‘Suits’ Was Streamed For 3 Billion Minutes on Netflix and the Writers Were Collectively Paid $3,000


This post is by Jason Hellerman from No Film School

It’s impossible to log into Netflix and not see Suits. The show was in the Top 10 for weeks and re-entered the cultural lexicon thanks to new viewers.

Netflix has been very good for TV shows that didn’t reach a wide audience the first go around. Suits, which ran from 2011 to 2019, is also streaming on Peacock, which holds all nine seasons of the 134 episode long series.

Its availability and newfound popularity allowed the show to be streamed over three billion minutes in one week, and many times more than that cumulatively since debuting on both platforms. So what do the writers who came up with this show get paid for that kind of success? Surely, there’s some sort of monetary windfall if your show allows a streaming platform to retain that many viewers.

Well, Suits writer and producer Ethan Drogin wrote a piece for the Los Angeles Times where he broke down what residuals look like on a hit show that finds a second life.


How Much Were the Writers of ‘Suits’ Paid?

Drogin told them exactly how much he’s made, saying. “$259.71: That’s how much the Suits episode I wrote, “Identity Crisis,” earned last quarter in streaming residuals. All together, NBCUniversal paid the six original Suits writers less than $3,000 last quarter to stream our 11 Season 1 episodes on two platforms.”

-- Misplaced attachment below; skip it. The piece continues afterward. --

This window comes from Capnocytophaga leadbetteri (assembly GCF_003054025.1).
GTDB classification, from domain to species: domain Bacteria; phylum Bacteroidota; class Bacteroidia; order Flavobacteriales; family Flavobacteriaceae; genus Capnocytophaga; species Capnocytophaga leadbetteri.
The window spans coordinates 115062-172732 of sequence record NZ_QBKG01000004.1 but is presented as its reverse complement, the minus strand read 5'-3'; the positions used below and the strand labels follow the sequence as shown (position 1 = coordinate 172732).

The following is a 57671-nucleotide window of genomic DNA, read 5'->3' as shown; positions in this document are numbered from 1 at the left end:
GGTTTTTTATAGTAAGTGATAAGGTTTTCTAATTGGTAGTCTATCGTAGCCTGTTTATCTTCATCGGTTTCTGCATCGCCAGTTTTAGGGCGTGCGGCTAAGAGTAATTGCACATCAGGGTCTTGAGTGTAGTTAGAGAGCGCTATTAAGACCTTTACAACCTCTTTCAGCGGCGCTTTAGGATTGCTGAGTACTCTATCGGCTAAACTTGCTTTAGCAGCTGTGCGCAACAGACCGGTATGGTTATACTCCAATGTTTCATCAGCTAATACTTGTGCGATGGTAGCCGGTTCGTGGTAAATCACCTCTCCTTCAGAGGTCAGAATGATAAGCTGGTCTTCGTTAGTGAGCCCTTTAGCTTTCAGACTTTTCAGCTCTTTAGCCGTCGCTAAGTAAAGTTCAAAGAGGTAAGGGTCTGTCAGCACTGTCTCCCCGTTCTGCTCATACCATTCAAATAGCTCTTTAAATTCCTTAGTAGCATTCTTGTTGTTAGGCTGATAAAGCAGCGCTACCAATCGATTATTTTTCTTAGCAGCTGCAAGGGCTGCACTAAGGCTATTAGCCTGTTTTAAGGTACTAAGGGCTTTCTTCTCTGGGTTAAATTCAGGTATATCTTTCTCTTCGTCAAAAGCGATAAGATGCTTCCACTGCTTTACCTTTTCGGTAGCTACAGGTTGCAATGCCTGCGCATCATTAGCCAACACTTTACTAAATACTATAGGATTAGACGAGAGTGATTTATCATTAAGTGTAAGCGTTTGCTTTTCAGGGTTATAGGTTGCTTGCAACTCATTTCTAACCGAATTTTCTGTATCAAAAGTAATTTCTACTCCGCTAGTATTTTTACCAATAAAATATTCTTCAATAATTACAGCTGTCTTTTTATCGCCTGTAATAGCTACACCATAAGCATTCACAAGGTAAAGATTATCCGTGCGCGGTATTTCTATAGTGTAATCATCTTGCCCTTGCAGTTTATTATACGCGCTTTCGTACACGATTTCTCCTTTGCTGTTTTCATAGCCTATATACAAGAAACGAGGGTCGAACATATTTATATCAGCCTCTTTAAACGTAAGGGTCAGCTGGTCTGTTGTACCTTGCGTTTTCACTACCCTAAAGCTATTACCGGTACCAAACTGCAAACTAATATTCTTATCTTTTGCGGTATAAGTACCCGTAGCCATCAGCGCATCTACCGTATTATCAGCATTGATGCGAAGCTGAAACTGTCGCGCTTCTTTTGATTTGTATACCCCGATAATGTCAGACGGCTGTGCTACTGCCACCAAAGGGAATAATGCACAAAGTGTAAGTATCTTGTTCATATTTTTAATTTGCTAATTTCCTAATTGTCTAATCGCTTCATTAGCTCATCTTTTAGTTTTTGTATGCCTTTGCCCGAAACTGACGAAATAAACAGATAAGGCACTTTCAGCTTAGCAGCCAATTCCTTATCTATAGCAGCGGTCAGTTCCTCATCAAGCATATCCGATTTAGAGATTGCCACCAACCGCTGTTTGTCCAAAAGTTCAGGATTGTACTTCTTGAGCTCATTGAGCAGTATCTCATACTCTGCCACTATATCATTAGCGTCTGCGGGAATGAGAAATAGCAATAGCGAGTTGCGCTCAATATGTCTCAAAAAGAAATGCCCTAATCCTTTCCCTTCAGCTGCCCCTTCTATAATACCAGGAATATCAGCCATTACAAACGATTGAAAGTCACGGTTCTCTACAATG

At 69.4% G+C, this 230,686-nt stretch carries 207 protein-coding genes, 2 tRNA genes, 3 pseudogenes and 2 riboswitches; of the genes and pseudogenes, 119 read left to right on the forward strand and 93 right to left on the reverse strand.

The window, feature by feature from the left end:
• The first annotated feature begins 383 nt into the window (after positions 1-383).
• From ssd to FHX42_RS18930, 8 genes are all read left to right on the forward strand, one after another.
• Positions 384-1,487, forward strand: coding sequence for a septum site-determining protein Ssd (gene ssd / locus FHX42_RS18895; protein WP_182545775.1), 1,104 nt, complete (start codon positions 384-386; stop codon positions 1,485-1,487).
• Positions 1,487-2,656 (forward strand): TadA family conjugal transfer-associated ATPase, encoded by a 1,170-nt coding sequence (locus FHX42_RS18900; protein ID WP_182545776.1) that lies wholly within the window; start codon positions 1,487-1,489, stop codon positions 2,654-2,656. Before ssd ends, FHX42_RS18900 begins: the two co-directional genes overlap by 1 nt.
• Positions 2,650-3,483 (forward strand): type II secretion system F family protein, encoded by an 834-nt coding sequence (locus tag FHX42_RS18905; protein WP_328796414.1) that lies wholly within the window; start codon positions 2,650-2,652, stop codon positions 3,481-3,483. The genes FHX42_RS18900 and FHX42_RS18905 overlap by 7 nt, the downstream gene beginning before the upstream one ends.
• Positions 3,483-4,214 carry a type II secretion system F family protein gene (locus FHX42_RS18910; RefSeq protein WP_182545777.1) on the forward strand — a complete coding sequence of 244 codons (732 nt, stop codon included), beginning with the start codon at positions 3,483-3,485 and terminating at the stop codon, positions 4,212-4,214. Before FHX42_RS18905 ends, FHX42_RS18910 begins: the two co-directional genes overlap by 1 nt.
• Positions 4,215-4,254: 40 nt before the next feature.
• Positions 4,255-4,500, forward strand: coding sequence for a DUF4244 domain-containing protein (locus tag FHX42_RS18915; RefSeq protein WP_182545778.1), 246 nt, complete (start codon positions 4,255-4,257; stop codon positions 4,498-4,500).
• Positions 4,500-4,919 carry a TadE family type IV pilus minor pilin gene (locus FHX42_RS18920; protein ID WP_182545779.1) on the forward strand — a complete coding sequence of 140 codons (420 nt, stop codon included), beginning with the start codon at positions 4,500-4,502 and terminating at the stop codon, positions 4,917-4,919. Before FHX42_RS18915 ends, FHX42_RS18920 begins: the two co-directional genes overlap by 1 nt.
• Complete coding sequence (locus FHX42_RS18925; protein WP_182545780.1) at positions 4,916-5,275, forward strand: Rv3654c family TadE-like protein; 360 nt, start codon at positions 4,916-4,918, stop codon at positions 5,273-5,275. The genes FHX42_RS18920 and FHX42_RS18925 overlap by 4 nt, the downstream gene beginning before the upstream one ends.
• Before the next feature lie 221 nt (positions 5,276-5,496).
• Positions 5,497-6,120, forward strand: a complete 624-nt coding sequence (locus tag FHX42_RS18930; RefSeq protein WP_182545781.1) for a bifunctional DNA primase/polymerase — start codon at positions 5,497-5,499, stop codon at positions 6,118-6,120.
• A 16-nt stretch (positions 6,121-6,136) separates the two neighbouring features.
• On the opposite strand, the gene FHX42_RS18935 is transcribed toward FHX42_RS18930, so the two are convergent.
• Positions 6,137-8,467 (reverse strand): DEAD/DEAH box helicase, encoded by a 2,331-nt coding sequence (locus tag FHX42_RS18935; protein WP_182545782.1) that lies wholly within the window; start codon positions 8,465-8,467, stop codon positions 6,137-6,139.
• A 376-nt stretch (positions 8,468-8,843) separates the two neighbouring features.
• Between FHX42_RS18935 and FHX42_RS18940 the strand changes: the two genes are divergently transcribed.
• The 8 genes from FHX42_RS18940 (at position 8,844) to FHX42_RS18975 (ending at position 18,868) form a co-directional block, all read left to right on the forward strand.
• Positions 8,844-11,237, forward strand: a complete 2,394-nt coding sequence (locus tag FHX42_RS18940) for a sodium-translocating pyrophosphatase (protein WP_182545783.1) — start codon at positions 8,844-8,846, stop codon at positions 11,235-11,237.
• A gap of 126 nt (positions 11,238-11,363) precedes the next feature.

That means that despite the show being a resurgent hit, there were no big secondary payouts. All the benefits go to the platforms for putting the show on there, and almost none go to the people who made it happen.

If this was a network show that went into syndication, writers would be paid agreed-upon residuals every time their episode was rerun. Reruns usually pay around 50 percent of your original script fee, and continue to half every time they rerun, stopping at another figure.

As you can see, with streaming, there needs to be a complete redesign of the production model for fair compensation.

Suits is also a great example of a show where writers who started the series are allowed to continue to develop it. In Hollywood today, mini rooms are used to break out a series. They consist of writers who come up with episode ideas, flesh out characters, and shepherd storylines.
Writers are not getting the chance to stay and develop stories that have the chance to do well. If writers are staying, they are not getting the residuals they deserve from streaming services like Peacock and Netflix.

All the WGA wants are fair wages and residuals for their hard work over the years that are making everyone else money.